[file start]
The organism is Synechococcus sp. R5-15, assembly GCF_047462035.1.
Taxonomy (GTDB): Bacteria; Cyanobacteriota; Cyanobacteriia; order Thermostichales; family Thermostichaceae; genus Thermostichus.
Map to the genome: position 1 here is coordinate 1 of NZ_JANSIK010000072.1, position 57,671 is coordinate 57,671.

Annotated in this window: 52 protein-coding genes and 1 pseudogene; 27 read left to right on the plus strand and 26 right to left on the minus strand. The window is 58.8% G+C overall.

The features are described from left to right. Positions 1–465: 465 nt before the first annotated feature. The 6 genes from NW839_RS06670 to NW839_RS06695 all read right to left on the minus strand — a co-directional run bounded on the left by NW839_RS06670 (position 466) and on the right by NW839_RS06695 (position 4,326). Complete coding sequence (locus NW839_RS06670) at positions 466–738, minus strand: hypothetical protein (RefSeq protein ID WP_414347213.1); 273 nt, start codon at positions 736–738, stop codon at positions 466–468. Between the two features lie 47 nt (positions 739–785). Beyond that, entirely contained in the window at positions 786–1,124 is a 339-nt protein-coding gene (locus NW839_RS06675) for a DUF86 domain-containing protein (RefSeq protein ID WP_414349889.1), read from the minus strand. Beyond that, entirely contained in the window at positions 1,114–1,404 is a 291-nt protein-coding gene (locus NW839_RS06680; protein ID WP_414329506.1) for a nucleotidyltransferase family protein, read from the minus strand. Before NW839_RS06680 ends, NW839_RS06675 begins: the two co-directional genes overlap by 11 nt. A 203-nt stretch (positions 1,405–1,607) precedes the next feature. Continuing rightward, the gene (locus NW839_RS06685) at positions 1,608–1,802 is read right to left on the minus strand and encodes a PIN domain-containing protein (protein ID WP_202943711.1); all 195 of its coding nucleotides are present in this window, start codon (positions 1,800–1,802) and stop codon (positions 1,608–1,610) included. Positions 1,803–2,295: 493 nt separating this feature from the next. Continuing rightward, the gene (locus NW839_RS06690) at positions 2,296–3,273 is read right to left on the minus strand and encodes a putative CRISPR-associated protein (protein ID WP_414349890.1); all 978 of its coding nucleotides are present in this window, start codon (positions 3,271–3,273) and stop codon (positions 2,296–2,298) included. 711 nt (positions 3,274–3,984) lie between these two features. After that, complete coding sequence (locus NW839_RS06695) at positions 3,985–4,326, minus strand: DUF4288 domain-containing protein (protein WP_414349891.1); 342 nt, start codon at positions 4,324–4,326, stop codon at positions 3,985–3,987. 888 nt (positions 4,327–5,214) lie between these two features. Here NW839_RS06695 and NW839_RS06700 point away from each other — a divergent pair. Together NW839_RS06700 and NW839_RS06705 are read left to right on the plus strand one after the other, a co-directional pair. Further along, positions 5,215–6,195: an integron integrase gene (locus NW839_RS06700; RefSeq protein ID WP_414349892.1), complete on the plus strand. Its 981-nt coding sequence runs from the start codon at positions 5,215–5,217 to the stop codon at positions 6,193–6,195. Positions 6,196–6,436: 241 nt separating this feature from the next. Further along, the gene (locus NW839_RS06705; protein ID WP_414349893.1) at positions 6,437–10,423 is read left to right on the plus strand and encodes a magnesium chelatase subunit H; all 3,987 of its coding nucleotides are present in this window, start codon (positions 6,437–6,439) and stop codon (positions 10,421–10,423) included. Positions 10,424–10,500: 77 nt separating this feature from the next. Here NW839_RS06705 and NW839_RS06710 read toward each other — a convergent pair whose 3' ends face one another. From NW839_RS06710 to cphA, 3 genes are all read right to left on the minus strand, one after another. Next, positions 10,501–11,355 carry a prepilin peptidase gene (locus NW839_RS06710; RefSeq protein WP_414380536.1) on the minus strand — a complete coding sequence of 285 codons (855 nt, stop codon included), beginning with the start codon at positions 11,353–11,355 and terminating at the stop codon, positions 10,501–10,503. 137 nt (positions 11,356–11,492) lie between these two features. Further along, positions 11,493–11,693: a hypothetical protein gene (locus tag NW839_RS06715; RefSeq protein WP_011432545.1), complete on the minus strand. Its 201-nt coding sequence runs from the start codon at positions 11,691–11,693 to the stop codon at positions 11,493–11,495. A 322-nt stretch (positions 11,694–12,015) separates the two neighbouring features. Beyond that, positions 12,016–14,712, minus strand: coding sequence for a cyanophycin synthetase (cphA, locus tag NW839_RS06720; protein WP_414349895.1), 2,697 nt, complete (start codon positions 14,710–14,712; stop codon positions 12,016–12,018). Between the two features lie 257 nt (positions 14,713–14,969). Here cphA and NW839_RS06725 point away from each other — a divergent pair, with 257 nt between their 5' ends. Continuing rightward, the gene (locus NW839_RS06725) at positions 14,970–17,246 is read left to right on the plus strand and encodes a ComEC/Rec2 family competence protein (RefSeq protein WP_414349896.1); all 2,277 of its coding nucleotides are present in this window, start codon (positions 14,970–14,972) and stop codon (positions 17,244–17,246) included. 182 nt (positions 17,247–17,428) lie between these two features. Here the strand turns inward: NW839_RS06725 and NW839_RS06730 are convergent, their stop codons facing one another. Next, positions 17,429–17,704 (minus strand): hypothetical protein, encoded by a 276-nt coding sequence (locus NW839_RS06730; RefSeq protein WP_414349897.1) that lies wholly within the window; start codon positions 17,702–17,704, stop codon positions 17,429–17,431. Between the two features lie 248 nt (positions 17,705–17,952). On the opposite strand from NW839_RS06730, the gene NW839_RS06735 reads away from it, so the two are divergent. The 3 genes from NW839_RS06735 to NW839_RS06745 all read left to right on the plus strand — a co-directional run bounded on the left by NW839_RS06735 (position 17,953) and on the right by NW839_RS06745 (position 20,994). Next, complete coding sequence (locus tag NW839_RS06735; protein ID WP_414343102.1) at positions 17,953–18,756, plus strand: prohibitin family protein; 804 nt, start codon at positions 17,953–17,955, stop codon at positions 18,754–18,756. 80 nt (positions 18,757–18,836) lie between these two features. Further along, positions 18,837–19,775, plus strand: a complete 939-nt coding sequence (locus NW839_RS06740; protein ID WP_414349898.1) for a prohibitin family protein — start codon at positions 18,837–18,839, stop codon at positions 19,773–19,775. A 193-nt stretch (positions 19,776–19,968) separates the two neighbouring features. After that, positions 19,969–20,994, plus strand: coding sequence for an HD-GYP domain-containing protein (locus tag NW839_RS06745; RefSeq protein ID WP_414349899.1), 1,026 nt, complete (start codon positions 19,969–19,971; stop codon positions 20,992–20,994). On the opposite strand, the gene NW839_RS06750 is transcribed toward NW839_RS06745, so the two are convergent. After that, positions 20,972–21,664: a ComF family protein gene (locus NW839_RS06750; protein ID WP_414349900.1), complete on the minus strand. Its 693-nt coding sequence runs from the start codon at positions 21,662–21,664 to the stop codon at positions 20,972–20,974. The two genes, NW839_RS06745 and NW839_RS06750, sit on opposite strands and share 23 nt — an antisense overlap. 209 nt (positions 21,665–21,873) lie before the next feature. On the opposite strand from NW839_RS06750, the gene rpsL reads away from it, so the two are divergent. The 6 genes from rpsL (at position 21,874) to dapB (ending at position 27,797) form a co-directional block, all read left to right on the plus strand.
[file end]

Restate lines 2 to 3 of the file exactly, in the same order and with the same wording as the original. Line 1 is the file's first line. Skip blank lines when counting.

Taxonomy (GTDB): Bacteria; Cyanobacteriota; Cyanobacteriia; order Thermostichales; family Thermostichaceae; genus Thermostichus.
Map to the genome: position 1 here is coordinate 1 of NZ_JANSIK010000072.1, position 57,671 is coordinate 57,671.